Instilling children with compassion and kindness early on can help them become better communicators, friends, leaders — and can even enhance their creativity, according to a 2021 study from researchers at the University of Cambridge. To help you model empathy for the kids in your life, here are three simple tips to try:

1. Incorporate gratitude into their routine

Whether at the dinner table, in the car, or while getting ready for bed, ask your child to recite one thing they’re grateful for. Adding a gratitude practice into their daily routine will help them develop a habit of giving thanks, and will lead to increased empathy as they grow.

2. Give back as a family

There’s immense value in lending a helping hand to others, and research shows that giving back has a positive effect on the receiver and the giver. Whether you come together on Sundays to deliver groceries to the elderly or join a virtual volunteering program online, giving back as a family will hone your children’s empathy skills.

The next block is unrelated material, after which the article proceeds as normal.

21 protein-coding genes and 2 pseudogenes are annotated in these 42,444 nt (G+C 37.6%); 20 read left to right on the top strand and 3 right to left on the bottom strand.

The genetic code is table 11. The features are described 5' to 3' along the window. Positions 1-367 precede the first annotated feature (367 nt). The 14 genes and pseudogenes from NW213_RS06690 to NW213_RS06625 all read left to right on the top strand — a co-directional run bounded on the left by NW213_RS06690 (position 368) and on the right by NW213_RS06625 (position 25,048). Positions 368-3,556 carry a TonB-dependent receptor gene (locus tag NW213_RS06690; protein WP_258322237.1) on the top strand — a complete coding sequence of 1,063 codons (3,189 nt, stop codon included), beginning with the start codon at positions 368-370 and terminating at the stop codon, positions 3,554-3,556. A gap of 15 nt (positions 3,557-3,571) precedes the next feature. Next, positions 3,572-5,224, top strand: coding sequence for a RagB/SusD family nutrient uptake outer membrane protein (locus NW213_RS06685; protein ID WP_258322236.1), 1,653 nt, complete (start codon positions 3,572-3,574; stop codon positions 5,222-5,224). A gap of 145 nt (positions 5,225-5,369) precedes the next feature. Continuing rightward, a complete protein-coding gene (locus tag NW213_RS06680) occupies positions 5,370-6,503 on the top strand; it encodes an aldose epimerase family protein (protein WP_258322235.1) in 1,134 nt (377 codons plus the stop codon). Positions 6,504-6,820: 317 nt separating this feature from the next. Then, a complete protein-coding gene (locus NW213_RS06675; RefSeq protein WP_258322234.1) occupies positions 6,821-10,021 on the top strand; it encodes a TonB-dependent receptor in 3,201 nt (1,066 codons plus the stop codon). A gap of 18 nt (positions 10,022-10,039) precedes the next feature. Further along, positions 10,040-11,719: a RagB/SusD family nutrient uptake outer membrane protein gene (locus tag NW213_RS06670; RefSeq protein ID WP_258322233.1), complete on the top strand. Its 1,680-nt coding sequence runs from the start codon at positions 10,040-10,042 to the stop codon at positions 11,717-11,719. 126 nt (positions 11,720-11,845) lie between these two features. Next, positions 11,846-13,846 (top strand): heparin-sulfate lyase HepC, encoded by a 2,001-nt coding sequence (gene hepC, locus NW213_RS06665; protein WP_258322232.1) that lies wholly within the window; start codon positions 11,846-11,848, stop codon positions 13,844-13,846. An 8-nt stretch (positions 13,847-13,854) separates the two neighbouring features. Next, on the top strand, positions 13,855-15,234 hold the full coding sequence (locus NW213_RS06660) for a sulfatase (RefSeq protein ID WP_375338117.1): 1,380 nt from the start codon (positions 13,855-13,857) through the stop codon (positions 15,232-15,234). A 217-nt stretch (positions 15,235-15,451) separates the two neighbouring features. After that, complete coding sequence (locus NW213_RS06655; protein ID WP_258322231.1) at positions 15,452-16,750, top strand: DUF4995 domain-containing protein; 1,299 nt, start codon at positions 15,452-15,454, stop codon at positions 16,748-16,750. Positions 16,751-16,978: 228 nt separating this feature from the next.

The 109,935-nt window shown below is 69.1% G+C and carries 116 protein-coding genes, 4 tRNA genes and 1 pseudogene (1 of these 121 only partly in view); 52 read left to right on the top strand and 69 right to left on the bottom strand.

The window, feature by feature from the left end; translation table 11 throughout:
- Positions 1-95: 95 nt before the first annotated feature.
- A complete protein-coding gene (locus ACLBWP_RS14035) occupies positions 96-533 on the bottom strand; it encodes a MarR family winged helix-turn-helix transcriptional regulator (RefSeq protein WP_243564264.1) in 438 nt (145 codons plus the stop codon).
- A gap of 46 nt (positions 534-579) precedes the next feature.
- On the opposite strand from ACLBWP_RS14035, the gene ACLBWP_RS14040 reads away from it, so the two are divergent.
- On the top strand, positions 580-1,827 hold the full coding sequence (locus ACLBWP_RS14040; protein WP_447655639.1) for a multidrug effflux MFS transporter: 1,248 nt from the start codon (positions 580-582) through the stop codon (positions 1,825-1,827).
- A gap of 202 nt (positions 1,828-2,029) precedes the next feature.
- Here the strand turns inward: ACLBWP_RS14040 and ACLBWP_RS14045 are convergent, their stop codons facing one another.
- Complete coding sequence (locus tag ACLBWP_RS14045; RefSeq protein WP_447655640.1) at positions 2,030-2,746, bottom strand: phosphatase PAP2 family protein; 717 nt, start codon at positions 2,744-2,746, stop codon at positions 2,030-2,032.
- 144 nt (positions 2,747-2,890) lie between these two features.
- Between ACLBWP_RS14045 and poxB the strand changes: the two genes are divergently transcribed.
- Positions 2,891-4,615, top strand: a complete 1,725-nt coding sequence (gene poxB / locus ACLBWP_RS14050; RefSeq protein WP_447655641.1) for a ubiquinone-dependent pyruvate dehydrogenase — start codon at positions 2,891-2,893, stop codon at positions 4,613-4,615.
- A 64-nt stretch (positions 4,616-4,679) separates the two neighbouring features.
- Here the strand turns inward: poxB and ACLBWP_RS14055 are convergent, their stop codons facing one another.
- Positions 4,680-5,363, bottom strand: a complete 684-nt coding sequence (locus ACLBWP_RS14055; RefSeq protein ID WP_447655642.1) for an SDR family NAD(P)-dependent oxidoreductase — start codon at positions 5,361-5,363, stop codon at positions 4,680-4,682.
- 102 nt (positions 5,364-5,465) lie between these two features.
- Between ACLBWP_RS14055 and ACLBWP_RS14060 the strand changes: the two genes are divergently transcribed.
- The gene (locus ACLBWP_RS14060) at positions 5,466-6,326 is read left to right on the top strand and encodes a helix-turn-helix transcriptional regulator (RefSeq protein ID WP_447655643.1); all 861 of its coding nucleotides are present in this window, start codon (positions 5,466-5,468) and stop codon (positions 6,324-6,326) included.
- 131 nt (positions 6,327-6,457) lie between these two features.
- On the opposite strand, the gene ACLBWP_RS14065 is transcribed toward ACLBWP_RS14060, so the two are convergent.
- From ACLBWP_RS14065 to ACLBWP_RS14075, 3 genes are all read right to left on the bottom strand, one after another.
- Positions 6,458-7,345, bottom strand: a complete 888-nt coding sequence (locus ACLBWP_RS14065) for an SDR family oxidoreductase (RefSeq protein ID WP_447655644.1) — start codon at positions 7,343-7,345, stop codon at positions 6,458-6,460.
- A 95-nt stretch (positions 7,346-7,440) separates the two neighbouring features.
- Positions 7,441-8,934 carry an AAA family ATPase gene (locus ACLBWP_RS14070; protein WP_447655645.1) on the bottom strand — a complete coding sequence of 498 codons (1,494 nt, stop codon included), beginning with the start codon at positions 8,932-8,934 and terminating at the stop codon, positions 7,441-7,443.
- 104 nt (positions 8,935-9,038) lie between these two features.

3. Ask about their emotions

Children learn values based on interactions and conversations they have with those around them. So if you want to teach them compassion and empathy, ask them empathetic questions, such as, “What was the hardest part of your day?” or, “How does the change to virtual learning make you feel?” When you ask your kids questions that help them tap into their own emotions, they model that behavior toward their own peers, and seek to better understand and identify with others.


  • Rebecca Muller Feintuch

    Senior Editor and Community Manager


    Rebecca Muller Feintuch is the Senior Editor and Community Manager at Thrive. Her previous work experience includes roles in editorial and digital journalism. Rebecca is passionate about storytelling, creating meaningful connections, and prioritizing mental health and self-care. She is a graduate of New York University, where she studied Media, Culture and Communications with a minor in Creative Writing. For her undergraduate thesis, she researched the relationship between women and fitness media consumerism.